“That was a really great hit; all the kids came out. We raised a ton of money and it automatically registered them for the [dance marathon] event this weekend,” Horner said.

Finally, on Saturday, all the hard work of the club came to fruition.

At the front of the gym, a large elevated stage was set up, with a DJ playing music during the competitions, games and snacking. Calgaard was decorated with yellow and red balloons and streamers to match the “The Incredibles”-inspired shirts TigerThon attendees and staff members wore.

Banners held the phrase “For The Kids” or its abbreviated hashtag, “#FTK”, to remind attendees that all proceeds go to serving hospitalized children.

Senior and TigerThon member Ryan Pu explained the how the registered groups contribute to the fundraising process.

“The idea is that you make teams, like each sorority, fraternity, and other organization have teams. [Their job] is then to ask their family and friends to make donations over the course of the semester,” Pu said.

Throughout the five-hour-long event, various teams participated in games including ping pong, relay-races and more.

Before the dinner break and performances, by The Prowlers, Loon-E Crew and groups from the Momentum dance showcase, the mothers of the some of the children affected by these donations spoke about the importance of these contributions.

“My favorite part of the event was hearing the families tell their stories. I don’t think people realize how important their registration and attendance is until they hear a miracle story from someone who has really benefitted from the hospital,” Hemani wrote.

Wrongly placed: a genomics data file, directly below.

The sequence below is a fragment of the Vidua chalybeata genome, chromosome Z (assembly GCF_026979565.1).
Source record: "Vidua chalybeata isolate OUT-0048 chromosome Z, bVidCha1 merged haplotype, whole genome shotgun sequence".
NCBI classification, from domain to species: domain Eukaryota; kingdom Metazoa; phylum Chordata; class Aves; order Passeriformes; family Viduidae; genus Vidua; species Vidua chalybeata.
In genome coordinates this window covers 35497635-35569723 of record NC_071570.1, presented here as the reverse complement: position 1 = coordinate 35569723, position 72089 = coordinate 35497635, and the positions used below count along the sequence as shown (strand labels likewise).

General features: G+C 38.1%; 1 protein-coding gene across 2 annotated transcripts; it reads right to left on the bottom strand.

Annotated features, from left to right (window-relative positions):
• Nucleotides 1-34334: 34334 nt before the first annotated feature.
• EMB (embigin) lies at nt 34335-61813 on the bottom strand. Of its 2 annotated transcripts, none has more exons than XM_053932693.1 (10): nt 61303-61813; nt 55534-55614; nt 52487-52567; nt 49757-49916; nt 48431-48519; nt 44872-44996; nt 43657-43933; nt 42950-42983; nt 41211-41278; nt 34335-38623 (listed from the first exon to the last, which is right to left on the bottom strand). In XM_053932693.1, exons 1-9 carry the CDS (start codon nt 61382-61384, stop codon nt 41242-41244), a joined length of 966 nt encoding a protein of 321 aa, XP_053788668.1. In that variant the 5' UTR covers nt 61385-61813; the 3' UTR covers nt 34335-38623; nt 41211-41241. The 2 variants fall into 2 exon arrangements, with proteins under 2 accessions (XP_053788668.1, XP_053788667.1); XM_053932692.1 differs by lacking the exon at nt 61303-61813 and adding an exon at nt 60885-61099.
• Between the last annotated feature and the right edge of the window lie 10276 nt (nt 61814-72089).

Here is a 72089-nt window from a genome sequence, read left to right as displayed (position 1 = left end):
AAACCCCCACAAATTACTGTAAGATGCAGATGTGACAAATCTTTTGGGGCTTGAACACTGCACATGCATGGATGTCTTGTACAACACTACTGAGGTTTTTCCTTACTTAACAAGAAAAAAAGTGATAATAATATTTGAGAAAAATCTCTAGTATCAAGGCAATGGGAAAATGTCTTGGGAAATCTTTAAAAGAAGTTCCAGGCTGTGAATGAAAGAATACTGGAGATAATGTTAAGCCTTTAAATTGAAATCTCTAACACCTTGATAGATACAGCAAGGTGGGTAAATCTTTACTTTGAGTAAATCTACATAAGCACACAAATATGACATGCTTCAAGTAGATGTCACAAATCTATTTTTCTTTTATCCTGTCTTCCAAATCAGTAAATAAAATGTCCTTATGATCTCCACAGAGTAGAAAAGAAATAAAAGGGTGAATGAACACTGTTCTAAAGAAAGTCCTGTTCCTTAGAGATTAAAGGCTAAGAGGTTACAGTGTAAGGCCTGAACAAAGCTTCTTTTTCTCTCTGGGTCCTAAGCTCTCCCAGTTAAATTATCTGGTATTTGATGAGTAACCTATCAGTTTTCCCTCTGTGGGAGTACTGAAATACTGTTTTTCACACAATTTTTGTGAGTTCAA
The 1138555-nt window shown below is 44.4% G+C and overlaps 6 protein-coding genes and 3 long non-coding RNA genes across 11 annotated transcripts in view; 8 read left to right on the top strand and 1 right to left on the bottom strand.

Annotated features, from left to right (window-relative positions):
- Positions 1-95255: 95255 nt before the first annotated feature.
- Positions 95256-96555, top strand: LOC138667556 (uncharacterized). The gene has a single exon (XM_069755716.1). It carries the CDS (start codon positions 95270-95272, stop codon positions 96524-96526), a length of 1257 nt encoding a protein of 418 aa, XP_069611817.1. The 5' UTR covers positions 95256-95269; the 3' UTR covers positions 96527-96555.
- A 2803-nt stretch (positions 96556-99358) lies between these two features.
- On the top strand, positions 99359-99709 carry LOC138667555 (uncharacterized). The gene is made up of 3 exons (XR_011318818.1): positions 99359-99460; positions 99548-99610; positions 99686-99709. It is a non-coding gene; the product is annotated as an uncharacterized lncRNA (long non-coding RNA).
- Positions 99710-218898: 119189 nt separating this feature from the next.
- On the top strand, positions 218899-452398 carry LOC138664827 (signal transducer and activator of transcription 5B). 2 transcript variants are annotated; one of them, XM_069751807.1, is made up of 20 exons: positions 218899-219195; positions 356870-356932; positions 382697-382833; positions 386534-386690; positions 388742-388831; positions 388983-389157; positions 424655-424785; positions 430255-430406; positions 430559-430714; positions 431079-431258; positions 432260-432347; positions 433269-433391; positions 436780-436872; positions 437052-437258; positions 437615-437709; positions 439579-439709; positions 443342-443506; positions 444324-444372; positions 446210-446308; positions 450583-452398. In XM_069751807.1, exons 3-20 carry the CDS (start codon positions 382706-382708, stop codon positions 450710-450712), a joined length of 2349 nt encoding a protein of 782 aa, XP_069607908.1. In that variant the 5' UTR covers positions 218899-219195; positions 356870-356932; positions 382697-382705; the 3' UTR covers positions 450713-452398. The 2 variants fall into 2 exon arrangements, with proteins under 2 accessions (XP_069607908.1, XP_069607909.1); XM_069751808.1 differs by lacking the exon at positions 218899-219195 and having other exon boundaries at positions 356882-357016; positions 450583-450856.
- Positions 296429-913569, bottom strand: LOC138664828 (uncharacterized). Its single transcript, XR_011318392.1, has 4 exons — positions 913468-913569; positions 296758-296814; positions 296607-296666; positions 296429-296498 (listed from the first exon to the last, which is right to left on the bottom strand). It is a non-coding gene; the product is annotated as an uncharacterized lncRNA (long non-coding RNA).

A few of these kids were at the event as well, as Pu pointed out.

“The coolest thing we have is we have some of the kids we’ll be helping [here at the event]: Jagger is here, Coy is somewhere playing ping pong probably and Heather and Holly are in the back. It’s cool to see them and it’s been an amazing experience.”

TigerThon’s event ultimately aims to raise funds in an interactive, creative way.

“The original idea was that the dancing is a celebration of the money we’ve raised, and dancing is just such a fun thing to do,” Pu said. “Sarosha, she brought the Miracle Network to Trinity because she loved to dance and she wants to pursue medicine as well, so it’s a combination of both of her worlds. We really just support her dream and her ideas.”

Hemani believes that TigerThon will continue to grow each year, even if it only gets to somewhere between a five to 12-hour event, rather than the longer events held by some organizations and universities (up to 48-hours). She also hopes the fundraising will continue to grow.

“This year I put my trust in Logan Muzyka, who is a sophomore, as my assistant director. She was a committee member in TigerThon last year and stood out the most to me in terms of dedication, commitment, and cause connection. She will lead TigerThon after me and I have full faith that by her senior year she could get TigerThon to raise close to $50,000,” Hemani wrote.

Those who wish to donate and help TigerThon reach $15,000 for this year can follow this link.